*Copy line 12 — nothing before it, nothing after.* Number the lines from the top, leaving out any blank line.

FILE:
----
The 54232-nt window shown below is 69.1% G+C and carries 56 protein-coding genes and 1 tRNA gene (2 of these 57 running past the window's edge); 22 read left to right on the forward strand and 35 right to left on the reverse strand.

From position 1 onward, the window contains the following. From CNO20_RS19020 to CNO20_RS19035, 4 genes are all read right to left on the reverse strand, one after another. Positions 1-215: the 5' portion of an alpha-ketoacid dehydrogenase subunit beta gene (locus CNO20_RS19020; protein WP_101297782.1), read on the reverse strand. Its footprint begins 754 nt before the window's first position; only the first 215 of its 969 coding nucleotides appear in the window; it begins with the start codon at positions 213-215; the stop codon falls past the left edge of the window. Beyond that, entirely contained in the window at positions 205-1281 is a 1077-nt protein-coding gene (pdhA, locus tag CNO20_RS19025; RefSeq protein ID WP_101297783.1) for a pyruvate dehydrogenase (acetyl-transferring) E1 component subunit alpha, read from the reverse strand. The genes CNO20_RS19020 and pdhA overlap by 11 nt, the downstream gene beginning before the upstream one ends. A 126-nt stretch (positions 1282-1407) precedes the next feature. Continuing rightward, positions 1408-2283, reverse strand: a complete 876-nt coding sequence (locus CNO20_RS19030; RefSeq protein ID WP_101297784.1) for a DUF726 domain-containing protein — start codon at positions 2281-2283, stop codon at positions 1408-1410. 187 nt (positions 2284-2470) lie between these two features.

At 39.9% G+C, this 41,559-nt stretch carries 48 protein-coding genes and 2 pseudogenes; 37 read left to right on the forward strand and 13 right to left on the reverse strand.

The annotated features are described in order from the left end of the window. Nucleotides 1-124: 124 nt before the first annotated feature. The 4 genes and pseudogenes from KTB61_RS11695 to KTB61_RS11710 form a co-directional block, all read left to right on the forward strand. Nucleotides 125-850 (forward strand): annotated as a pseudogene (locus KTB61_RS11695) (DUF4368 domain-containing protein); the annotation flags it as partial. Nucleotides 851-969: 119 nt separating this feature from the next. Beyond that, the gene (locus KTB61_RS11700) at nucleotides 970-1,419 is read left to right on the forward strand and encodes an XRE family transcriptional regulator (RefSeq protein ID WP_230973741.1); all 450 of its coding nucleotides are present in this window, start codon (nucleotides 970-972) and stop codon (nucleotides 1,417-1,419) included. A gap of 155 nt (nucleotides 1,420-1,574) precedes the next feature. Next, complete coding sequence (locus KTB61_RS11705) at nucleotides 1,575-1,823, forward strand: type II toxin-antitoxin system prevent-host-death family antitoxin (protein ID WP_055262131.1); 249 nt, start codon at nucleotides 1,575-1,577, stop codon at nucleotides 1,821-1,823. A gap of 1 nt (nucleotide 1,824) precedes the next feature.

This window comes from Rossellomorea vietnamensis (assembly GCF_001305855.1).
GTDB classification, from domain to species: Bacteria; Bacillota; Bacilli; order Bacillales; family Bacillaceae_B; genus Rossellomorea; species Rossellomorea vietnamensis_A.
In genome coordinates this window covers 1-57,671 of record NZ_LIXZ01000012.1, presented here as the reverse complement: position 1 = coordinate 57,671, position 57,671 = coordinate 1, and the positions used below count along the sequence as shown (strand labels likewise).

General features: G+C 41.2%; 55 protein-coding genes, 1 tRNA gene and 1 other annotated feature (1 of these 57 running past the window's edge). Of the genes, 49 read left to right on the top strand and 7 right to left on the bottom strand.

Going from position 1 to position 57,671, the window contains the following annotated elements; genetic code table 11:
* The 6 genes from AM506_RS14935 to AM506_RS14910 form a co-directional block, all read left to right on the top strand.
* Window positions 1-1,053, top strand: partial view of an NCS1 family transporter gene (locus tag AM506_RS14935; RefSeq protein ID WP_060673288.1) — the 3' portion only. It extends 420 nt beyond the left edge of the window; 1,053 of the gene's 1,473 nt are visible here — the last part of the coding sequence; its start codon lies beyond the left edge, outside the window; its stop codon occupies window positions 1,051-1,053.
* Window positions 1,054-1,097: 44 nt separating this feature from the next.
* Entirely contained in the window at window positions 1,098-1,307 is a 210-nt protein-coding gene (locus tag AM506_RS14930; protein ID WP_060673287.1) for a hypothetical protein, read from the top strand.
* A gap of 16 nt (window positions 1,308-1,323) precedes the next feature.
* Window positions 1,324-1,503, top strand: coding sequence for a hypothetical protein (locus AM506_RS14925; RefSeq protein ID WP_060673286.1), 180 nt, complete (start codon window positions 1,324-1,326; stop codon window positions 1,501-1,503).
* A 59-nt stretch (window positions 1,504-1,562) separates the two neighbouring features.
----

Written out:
* Window positions 1,054-1,097: 44 nt separating this feature from the next.